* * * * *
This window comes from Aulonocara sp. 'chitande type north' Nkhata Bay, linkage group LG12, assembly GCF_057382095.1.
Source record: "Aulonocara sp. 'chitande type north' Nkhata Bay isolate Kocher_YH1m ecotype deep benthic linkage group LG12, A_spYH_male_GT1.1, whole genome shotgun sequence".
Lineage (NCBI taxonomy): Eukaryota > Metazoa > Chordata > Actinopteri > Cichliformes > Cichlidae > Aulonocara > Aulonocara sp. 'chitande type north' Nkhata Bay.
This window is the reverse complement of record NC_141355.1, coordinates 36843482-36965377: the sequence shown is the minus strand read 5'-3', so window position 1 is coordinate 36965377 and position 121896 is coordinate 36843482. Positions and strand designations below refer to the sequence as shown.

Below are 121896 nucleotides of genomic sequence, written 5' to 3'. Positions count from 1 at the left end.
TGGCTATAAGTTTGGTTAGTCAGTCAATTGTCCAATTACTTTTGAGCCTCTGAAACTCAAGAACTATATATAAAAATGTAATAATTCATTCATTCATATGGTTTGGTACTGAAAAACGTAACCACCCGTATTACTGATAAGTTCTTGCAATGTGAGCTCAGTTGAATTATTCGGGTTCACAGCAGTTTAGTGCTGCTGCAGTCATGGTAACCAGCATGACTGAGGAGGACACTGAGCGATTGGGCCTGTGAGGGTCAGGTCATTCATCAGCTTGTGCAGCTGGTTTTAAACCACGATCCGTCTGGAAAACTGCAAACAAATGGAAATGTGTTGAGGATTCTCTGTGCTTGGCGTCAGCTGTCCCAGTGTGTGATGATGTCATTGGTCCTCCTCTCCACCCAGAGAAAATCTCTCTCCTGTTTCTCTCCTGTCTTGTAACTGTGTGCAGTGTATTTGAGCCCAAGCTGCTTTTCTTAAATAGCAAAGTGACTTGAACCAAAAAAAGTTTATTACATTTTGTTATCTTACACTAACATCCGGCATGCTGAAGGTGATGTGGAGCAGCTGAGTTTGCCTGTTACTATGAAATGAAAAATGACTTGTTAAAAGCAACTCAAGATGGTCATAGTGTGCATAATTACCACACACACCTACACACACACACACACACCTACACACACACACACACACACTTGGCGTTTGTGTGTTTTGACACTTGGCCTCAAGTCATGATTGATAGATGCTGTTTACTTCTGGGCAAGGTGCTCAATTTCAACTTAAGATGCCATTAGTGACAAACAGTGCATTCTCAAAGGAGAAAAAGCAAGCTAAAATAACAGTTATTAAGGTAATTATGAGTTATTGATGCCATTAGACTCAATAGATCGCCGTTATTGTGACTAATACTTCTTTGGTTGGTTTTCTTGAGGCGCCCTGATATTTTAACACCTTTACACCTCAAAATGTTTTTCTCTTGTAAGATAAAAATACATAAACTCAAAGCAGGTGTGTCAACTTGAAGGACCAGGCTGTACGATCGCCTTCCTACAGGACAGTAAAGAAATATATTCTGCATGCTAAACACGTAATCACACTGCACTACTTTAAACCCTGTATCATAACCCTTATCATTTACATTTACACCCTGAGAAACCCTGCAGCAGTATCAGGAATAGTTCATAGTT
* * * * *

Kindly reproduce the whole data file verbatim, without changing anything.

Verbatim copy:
This window comes from Aulonocara sp. 'chitande type north' Nkhata Bay, linkage group LG12, assembly GCF_057382095.1.
Source record: "Aulonocara sp. 'chitande type north' Nkhata Bay isolate Kocher_YH1m ecotype deep benthic linkage group LG12, A_spYH_male_GT1.1, whole genome shotgun sequence".
Lineage (NCBI taxonomy): Eukaryota > Metazoa > Chordata > Actinopteri > Cichliformes > Cichlidae > Aulonocara > Aulonocara sp. 'chitande type north' Nkhata Bay.
This window is the reverse complement of record NC_141355.1, coordinates 36843482-36965377: the sequence shown is the minus strand read 5'-3', so window position 1 is coordinate 36965377 and position 121896 is coordinate 36843482. Positions and strand designations below refer to the sequence as shown.

Below are 121896 nucleotides of genomic sequence, written 5' to 3'. Positions count from 1 at the left end.
TGGCTATAAGTTTGGTTAGTCAGTCAATTGTCCAATTACTTTTGAGCCTCTGAAACTCAAGAACTATATATAAAAATGTAATAATTCATTCATTCATATGGTTTGGTACTGAAAAACGTAACCACCCGTATTACTGATAAGTTCTTGCAATGTGAGCTCAGTTGAATTATTCGGGTTCACAGCAGTTTAGTGCTGCTGCAGTCATGGTAACCAGCATGACTGAGGAGGACACTGAGCGATTGGGCCTGTGAGGGTCAGGTCATTCATCAGCTTGTGCAGCTGGTTTTAAACCACGATCCGTCTGGAAAACTGCAAACAAATGGAAATGTGTTGAGGATTCTCTGTGCTTGGCGTCAGCTGTCCCAGTGTGTGATGATGTCATTGGTCCTCCTCTCCACCCAGAGAAAATCTCTCTCCTGTTTCTCTCCTGTCTTGTAACTGTGTGCAGTGTATTTGAGCCCAAGCTGCTTTTCTTAAATAGCAAAGTGACTTGAACCAAAAAAAGTTTATTACATTTTGTTATCTTACACTAACATCCGGCATGCTGAAGGTGATGTGGAGCAGCTGAGTTTGCCTGTTACTATGAAATGAAAAATGACTTGTTAAAAGCAACTCAAGATGGTCATAGTGTGCATAATTACCACACACACCTACACACACACACACACACCTACACACACACACACACACACTTGGCGTTTGTGTGTTTTGACACTTGGCCTCAAGTCATGATTGATAGATGCTGTTTACTTCTGGGCAAGGTGCTCAATTTCAACTTAAGATGCCATTAGTGACAAACAGTGCATTCTCAAAGGAGAAAAAGCAAGCTAAAATAACAGTTATTAAGGTAATTATGAGTTATTGATGCCATTAGACTCAATAGATCGCCGTTATTGTGACTAATACTTCTTTGGTTGGTTTTCTTGAGGCGCCCTGATATTTTAACACCTTTACACCTCAAAATGTTTTTCTCTTGTAAGATAAAAATACATAAACTCAAAGCAGGTGTGTCAACTTGAAGGACCAGGCTGTACGATCGCCTTCCTACAGGACAGTAAAGAAATATATTCTGCATGCTAAACACGTAATCACACTGCACTACTTTAAACCCTGTATCATAACCCTTATCATTTACATTTACACCCTGAGAAACCCTGCAGCAGTATCAGGAATAGTTCATAGTT